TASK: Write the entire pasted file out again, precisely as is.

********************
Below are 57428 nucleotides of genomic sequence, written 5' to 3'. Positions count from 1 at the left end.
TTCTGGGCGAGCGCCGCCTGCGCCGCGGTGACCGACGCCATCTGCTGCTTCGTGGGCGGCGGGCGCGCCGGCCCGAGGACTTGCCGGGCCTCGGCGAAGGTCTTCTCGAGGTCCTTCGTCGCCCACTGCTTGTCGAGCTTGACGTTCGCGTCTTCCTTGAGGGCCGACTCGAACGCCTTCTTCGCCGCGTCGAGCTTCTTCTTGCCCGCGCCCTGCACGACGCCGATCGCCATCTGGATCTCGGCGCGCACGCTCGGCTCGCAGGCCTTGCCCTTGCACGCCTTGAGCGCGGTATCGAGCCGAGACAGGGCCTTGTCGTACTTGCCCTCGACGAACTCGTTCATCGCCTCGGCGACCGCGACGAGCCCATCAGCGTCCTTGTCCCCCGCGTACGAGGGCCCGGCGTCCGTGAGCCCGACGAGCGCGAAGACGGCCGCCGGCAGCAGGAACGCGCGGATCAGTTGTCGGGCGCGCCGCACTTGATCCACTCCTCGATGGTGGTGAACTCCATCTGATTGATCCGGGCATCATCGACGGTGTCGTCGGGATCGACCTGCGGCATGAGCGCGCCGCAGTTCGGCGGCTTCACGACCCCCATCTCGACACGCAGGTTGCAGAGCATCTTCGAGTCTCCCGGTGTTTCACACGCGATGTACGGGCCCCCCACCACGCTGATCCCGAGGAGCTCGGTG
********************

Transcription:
Below are 57428 nucleotides of genomic sequence, written 5' to 3'. Positions count from 1 at the left end.
TTCTGGGCGAGCGCCGCCTGCGCCGCGGTGACCGACGCCATCTGCTGCTTCGTGGGCGGCGGGCGCGCCGGCCCGAGGACTTGCCGGGCCTCGGCGAAGGTCTTCTCGAGGTCCTTCGTCGCCCACTGCTTGTCGAGCTTGACGTTCGCGTCTTCCTTGAGGGCCGACTCGAACGCCTTCTTCGCCGCGTCGAGCTTCTTCTTGCCCGCGCCCTGCACGACGCCGATCGCCATCTGGATCTCGGCGCGCACGCTCGGCTCGCAGGCCTTGCCCTTGCACGCCTTGAGCGCGGTATCGAGCCGAGACAGGGCCTTGTCGTACTTGCCCTCGACGAACTCGTTCATCGCCTCGGCGACCGCGACGAGCCCATCAGCGTCCTTGTCCCCCGCGTACGAGGGCCCGGCGTCCGTGAGCCCGACGAGCGCGAAGACGGCCGCCGGCAGCAGGAACGCGCGGATCAGTTGTCGGGCGCGCCGCACTTGATCCACTCCTCGATGGTGGTGAACTCCATCTGATTGATCCGGGCATCATCGACGGTGTCGTCGGGATCGACCTGCGGCATGAGCGCGCCGCAGTTCGGCGGCTTCACGACCCCCATCTCGACACGCAGGTTGCAGAGCATCTTCGAGTCTCCCGGTGTTTCACACGCGATGTACGGGCCCCCCACCACGCTGATCCCGAGGAGCTCGGTG